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Re: No CO2 plants

On Fri, 25 Sep 1998, Kelly Beard asked:
> What plants grow well without the addition of CO2?

It would probably be easier to list the plants that require added CO2.

> Most of my plant
> experience is with Barclaya Longfolia, Amazon Swords and Anubias Bartari
> (?sp).  I'm guess most Anubias won't care, and I seem to remember from here
> and web pages that Crypts don't really seem to care either.

Many of the common aquarium plants grow fairly well (usually slowly)
without CO2, as long as other condition are conducive to growth.  The
light level makes a difference, as does the combination of plants in a

An example... I've grown A. barteri nana in tanks without added CO2 for
some time.  It grows very well under moderate to low light in combination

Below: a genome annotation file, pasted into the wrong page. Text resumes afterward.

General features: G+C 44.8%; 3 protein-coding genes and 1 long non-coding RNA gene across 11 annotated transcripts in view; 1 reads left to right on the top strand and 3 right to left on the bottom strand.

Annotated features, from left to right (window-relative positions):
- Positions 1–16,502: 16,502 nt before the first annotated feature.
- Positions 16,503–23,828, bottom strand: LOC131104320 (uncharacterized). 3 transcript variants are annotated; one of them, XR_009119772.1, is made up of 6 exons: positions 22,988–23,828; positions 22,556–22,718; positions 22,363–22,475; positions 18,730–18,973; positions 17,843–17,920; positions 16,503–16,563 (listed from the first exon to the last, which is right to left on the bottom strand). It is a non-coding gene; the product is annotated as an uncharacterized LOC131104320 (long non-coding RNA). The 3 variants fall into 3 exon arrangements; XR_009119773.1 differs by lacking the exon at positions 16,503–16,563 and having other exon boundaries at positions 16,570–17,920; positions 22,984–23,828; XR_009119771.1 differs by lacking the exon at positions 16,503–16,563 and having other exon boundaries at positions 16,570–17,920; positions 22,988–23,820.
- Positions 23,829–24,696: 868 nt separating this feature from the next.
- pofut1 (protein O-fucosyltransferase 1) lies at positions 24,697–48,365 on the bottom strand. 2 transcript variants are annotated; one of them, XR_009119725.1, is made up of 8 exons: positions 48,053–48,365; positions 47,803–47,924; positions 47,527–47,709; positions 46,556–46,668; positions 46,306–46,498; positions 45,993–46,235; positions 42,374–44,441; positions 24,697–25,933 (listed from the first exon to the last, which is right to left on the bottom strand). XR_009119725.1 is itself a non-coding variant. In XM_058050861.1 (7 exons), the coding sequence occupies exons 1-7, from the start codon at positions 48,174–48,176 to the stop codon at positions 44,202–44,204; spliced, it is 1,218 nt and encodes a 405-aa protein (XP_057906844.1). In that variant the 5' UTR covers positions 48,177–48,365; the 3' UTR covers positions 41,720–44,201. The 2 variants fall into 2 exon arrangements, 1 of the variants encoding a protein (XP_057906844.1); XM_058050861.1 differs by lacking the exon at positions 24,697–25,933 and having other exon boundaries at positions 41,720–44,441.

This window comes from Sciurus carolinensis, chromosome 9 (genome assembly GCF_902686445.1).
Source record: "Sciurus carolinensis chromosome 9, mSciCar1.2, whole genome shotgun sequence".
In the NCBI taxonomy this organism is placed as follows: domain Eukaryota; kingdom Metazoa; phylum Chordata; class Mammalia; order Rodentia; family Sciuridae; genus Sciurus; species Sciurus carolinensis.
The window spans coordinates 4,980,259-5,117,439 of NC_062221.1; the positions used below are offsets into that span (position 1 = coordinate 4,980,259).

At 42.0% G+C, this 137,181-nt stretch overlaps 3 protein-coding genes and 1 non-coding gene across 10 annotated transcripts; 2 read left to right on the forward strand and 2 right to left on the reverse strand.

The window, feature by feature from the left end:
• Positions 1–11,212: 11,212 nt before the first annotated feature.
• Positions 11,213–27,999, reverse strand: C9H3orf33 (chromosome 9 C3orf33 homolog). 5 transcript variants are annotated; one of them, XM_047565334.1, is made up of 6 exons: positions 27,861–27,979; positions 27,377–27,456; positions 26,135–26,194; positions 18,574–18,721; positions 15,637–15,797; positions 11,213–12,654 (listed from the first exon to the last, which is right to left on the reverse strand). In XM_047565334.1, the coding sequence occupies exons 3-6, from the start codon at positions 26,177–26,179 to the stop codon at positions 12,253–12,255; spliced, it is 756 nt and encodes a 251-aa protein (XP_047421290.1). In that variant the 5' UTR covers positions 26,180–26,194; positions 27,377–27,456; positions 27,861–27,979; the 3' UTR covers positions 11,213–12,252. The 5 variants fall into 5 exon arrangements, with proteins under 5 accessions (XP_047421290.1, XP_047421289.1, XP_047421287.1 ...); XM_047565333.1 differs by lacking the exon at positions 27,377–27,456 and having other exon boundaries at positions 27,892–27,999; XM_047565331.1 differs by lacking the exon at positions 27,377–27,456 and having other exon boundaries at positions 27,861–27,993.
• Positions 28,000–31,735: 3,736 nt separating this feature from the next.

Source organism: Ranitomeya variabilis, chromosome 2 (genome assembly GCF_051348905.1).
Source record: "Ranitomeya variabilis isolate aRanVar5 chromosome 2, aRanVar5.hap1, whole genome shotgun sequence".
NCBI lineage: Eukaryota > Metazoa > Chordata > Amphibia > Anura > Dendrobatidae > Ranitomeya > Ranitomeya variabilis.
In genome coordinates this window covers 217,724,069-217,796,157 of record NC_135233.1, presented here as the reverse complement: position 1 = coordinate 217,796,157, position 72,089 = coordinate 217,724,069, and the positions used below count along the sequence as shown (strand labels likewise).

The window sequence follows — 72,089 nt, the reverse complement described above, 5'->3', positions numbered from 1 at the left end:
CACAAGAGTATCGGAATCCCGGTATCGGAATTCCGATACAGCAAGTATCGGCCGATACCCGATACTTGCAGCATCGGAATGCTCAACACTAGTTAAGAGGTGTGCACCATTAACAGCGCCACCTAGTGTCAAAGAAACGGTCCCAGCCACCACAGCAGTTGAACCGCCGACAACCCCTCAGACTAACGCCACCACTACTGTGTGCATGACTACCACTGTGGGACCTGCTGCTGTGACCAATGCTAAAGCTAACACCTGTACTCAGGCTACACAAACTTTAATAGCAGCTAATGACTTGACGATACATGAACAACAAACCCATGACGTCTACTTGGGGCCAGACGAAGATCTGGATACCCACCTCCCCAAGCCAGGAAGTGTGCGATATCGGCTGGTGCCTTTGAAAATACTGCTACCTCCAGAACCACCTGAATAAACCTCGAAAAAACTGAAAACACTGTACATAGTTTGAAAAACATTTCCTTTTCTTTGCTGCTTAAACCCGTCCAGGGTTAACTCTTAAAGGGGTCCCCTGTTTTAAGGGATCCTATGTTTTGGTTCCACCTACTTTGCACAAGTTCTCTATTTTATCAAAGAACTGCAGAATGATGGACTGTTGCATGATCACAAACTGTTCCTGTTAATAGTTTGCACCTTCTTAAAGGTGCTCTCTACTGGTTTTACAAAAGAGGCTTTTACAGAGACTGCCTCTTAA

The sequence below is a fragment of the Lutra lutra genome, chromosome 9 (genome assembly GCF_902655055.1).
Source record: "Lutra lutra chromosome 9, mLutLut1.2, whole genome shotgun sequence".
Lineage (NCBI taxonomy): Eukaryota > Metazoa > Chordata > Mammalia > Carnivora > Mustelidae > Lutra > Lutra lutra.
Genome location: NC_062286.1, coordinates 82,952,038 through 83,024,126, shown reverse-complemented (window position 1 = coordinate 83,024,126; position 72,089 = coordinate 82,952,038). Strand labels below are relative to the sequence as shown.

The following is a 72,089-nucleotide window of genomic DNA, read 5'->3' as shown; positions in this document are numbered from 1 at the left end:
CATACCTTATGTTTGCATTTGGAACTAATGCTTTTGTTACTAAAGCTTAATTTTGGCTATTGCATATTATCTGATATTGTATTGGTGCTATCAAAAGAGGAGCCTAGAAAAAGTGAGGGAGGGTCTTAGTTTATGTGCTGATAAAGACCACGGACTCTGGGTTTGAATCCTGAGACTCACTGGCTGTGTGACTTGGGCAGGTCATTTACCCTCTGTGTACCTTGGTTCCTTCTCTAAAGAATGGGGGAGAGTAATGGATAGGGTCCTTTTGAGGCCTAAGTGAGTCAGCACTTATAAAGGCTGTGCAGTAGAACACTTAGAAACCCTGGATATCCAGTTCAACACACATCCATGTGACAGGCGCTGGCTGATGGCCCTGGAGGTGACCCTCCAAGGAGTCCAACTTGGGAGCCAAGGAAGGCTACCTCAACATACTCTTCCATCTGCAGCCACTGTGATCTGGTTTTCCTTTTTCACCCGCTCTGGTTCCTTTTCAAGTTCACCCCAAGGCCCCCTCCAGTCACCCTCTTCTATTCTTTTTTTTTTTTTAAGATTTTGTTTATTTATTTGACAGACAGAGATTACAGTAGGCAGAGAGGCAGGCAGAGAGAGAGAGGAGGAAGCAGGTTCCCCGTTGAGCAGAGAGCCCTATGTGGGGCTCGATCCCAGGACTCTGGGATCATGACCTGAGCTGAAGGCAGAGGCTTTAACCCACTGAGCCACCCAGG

with other plants that grow well under low light.  It also grows in
sunlight as long as the competition for the limited CO2 supply isn't too
intense.  Small fish and shrimp like to hide in the protection of their
roots, and I think their CO2 output helps the plant compete.  When I add
Val.  (a very competitive plant) to that setup the anubia stopped growing
and eventually died.  Java fern and a myriophyllum both failed under those
same conditions.

I'm not sure I have enough experience with this to generalize, but it
looks to me like amphibious plants or plants that naturally grow partly or
entirely emersed don't compete well for low CO2 supplies under bright
light.  The same plants can grow very well without added CO2 as long as
the light is moderated.

Conversely, plants that naturally grow fully submersed are likely to
compete and grow well without added CO2.  There is at least one exception
to this, as Cabomba caroliniana doesn't seem to do well without added CO2
- an observation I find a little difficult to explain.

Roger Miller